If awkwardddd had to be a picture, we believe this would be it. The entertainment world just served us a steaming pot of drama, and guess who’s sitting in the centre of it? None other than Iqra Aziz and the minds behind Mannat Murad. In the latest episode, things got a tad too interesting as Iqra — who has garnered immense praise for her wardrobe choices in this show — was spotted wearing a look that seemed eerily similar to Saboor Aly’s actual wedding ensemble. Cue the awkward silence and dramatic gasps!
Expressing her disappointment, Saboor took to her Instagram Story to vent her feelings, shedding light on what she perceives as an outright mimicry of her most treasured memories.
She shared a side-by-side comparison of her real-deal bridal look and Iqra’s Mannat Murad escapade and wrote, “And how am I supposed to feel about this? My moment, my memories, my sentiments, my vision, and my look for the most special day of my life. My heart was put into every little detail of my entire look. However, there’s a difference between being inspired and copying. Special day copied blatantly.”
Now, we get it — Faiza Saqlain’s designs are like the holy grail of bridal fashion, but it’s not just about the dress, Iqra got styled to the nines, mirroring Saboor’s bridal vibes down to the last bobby pin. Talk about twinning goals gone awkward!
Saboor, whose wedding bells rang early last year, wore a resplendent gold attire on her big day by Faiza Saqlain. Her choice was a traditional gharara, adorned with a green and red border, complemented by a matching dupatta, pinned over her head. The accessories included a choker and maala set, coupled with a jhoomar and teeka to complete her look. Opting for subtle makeup, Saboor showcased brown eyes and a red lip, creating a timeless appearance fitting for a daytime ceremony.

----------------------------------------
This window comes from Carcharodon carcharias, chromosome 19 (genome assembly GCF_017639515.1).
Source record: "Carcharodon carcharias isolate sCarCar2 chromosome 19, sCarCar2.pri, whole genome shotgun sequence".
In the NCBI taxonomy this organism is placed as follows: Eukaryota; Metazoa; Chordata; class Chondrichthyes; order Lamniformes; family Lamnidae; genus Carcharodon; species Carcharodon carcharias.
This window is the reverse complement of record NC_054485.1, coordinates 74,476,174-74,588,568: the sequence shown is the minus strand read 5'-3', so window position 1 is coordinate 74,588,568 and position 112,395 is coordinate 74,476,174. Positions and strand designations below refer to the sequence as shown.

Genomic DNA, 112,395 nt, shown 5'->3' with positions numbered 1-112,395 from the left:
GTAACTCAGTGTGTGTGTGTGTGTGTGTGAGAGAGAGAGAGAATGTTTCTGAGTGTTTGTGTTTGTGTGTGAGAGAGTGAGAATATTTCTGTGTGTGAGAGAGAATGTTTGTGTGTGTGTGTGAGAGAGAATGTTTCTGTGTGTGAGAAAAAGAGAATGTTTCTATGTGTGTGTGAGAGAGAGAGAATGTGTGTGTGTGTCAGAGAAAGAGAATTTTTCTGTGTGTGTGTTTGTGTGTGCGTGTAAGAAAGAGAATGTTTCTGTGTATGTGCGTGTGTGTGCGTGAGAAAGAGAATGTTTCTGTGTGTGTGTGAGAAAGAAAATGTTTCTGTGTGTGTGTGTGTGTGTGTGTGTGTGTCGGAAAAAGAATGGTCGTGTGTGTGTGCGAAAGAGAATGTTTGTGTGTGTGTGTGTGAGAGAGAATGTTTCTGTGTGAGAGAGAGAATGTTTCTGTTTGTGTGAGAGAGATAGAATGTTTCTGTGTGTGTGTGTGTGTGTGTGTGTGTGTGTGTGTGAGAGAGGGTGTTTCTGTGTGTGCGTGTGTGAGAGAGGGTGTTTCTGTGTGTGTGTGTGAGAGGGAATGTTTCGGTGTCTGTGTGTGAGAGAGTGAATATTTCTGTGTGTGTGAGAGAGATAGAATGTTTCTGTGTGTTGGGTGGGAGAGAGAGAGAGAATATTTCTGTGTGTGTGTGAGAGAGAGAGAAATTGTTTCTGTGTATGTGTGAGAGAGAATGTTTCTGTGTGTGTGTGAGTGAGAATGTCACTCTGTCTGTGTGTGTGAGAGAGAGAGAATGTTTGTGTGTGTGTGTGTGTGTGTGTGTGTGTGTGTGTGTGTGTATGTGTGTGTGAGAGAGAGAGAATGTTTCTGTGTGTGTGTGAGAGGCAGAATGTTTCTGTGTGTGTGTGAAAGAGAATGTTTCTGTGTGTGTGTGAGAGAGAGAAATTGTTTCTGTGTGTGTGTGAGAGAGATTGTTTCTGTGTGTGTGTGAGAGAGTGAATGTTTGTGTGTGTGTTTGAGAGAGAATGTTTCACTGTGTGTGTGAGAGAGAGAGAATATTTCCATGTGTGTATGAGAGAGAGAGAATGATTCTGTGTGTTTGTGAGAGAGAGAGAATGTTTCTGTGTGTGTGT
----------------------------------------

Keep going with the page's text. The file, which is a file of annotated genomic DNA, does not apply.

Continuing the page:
However, the designer offered a distinct perspective, asserting their full rights over the dress and design. Faiza Saqlain addressed the controversy on her Instagram Story, stating, “There’s a lot of noise regarding a bridal jora that we made, and I just feel that this needs some clarity. I totally understand the sentiments that a bride might have with her bridal dress, but suggesting colors and some minor details does not give copyrights of the design to the bride. All brides customize, make changes, or come with suggestions for a completely newer look. Neither the silhouette nor the work is something I hadn’t done before, neither is it something that we came up with for the first time for that particular event. It’s a very classic silhouette being worn by many brides even before this specific design was created. It’s always the mixture and assemblage of crafts that makes the design a particular brand’s. I feel there wasn’t any need for this uproar, especially when designers do a favor and take time out to design time-consuming looks like bridals in return for neither money nor any other major collaborative benefits. This particular jora is completely an FS Bridal, and we have all the rights to sell it and/or give it for further collaborations.”
We agree that the designer has full rights to the clothes and to whom they collaborate, hence the scrutiny falls squarely on the stylist and the creators of the show in this scenario. Even the set itself seemed like a tribute to Saboor and Ali Ansari’s wedding. A familiar pool area, a backdrop that screamed déjà vu, and a design that echoed the groom and bride’s names. Coincidence? We don’t think so.
As social media is buzzing over this unfolding saga, the burning question is, will Iqra Aziz address the fashion fiasco she’s unwittingly found herself in?
Though this scandal isn’t just about wardrobe wars; it’s a wake-up call about the blurred line between artistic inspiration and flat-out copying. There’s nothing wrong with drawing inspiration from others. We live in an age where social media acts as a treasure trove of ideas, and it’s only natural for trends to crisscross. However, there’s a stark difference between being inspired and blatantly copying someone’s special day.